Page 56 - AB Awards 2015

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equipment into an element that is
both architectural and sculptural,
giving it identity and meaning
within the larger development.
The conceptual simplicity of
this undertaking belies the
complexity of its execution which
involved integrating heritage,
technical, services and façade
detailing into a cohesive whole.
This project demonstrates the
adaptability of historic structures
to contemporary use, even for
highly technical and demanding
functions; conserving not just the
physical structures but also their
memory, and reimagining them
into a more sustainable future.
The Irving Street Brewery project
combines highly efficient and
progressive power generation
technology, to deliver gas
generated electricity plus hot and
cold water within a heritage context
in an exemplary manner. Located
in the heart of the new Central
Park development this project
provides a direct link between the
site’s former history and use as the
Carlton Brewery, and its present
redevelopment into a mixed-use
community. The smokestack has
been carefully conserved and
serves as exhaust for the new tri-
generation plant which sits below
the site.
The project exhibits a direct
industrial approach to form making
and detailing, taking cues from the
accretion and layering of changes in
the former Old Boiler House, atop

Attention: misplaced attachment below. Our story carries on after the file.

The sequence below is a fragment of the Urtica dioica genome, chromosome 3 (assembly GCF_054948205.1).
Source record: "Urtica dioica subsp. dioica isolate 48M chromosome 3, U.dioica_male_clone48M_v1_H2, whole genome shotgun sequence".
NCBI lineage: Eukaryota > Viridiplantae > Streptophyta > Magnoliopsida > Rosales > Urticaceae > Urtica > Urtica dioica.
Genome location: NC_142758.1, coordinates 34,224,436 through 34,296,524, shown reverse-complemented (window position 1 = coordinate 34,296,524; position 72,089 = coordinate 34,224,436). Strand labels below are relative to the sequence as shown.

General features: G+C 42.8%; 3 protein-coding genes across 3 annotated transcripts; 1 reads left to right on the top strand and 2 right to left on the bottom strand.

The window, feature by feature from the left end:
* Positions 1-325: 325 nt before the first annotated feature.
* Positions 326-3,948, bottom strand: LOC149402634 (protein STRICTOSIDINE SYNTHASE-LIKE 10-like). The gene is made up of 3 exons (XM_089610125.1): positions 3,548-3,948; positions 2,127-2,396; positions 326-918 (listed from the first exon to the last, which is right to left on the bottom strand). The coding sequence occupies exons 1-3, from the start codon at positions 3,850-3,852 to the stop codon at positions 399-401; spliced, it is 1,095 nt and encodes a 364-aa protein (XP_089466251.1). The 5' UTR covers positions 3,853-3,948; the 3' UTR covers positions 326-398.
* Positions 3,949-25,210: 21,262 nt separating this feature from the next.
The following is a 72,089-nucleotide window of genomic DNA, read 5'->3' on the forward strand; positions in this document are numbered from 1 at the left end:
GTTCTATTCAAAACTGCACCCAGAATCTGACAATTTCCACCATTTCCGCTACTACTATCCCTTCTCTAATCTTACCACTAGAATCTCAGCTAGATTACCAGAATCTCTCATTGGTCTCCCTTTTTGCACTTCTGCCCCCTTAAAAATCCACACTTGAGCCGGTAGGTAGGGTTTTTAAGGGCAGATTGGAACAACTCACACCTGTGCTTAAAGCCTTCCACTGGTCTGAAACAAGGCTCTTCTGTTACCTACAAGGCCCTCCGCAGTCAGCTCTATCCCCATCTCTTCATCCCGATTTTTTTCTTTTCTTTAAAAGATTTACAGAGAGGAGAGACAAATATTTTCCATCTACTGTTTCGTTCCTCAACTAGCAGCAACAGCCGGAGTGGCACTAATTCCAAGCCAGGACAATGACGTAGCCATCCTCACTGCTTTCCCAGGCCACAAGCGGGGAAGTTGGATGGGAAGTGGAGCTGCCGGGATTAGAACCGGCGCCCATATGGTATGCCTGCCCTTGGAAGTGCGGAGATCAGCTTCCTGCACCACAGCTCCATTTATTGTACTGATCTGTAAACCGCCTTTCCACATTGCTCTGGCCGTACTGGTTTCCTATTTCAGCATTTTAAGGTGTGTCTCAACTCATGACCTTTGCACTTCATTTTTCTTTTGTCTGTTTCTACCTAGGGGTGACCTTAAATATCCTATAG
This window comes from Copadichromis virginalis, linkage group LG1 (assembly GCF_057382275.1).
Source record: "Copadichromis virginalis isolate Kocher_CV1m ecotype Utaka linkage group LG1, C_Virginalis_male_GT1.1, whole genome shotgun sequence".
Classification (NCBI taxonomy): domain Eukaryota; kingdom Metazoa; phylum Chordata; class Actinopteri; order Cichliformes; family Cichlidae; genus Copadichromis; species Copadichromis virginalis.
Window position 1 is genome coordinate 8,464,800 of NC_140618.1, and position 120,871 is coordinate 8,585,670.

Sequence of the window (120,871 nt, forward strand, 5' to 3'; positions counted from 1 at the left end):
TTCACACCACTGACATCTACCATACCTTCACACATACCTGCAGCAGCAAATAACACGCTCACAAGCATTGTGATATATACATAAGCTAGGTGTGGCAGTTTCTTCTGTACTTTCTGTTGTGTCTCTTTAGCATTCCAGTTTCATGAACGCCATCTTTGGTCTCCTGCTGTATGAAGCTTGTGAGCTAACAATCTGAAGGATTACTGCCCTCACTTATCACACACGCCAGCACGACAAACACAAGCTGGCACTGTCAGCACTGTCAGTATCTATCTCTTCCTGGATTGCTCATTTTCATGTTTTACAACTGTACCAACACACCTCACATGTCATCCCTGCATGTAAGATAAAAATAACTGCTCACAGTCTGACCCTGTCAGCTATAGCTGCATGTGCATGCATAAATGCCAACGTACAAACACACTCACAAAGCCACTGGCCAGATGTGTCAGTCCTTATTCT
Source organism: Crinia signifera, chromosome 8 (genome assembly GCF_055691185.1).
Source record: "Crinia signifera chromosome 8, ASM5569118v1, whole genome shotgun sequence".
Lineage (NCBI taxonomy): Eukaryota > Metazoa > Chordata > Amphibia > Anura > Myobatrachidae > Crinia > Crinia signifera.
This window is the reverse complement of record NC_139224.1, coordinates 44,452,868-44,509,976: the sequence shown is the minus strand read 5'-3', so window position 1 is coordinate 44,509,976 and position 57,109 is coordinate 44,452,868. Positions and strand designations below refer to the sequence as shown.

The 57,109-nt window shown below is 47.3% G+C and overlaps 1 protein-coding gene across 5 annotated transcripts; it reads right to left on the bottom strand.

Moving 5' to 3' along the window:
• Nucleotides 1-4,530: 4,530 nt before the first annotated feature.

which now sits a new cooling plant.
Shrouded in perforated zinc mesh
the resulting form of the cooling
tower enclosure lifts the ordinary
and primarily functional plant
Photography: John Gollings
Irving Street Brewery
Tzannes Associates
Significant interiors have been
retained in the redevelopment of
the building, including the original
main hall at the rear and some of
the small bedrooms on the upper
levels. An upper storey addition
is expressed in contemporary
materials which relate Legion
House to the broader Liberty
Place development.
New services have been installed
throughout and the redeveloped
building aspires to achieve a
zero-carbon footprint through
the use of biomass gasification
to convert paper briquettes into
gas which, when operational, will
enable disconnection the building
from the electricity grid.
This project demonstrates
the creative adaptation of the
historic building to contemporary
uses, having regard for both
for its heritage significance and
sustainability objectives.
Originally constructed on
Castlereagh Street in 1902 by the
YWCA, Legion House derived
historical and social significance
from its use as a women’s
hostel and outreach service for
sixty years. This project for the
adaptive reuse of the four-storey
building transforms Legion
House for contemporary office
and retail use.
Considered as part of the Liberty
Place development, an adjoining
building has been demolished
to create a pedestrian laneway
which reveals the brick side
elevation. A new glass enclosed
lift and stair located on the
laneway elevation provides a
new entrance to the office floors.
Heritage conservation works
include the external fabric and
some internal spaces and the
reconstruction of the ground
floor facade, previously lost to
unsympathetic alteration.
Photography: John Gollings
Legion House
Francis-Jones Morehen Thorp (fjmt)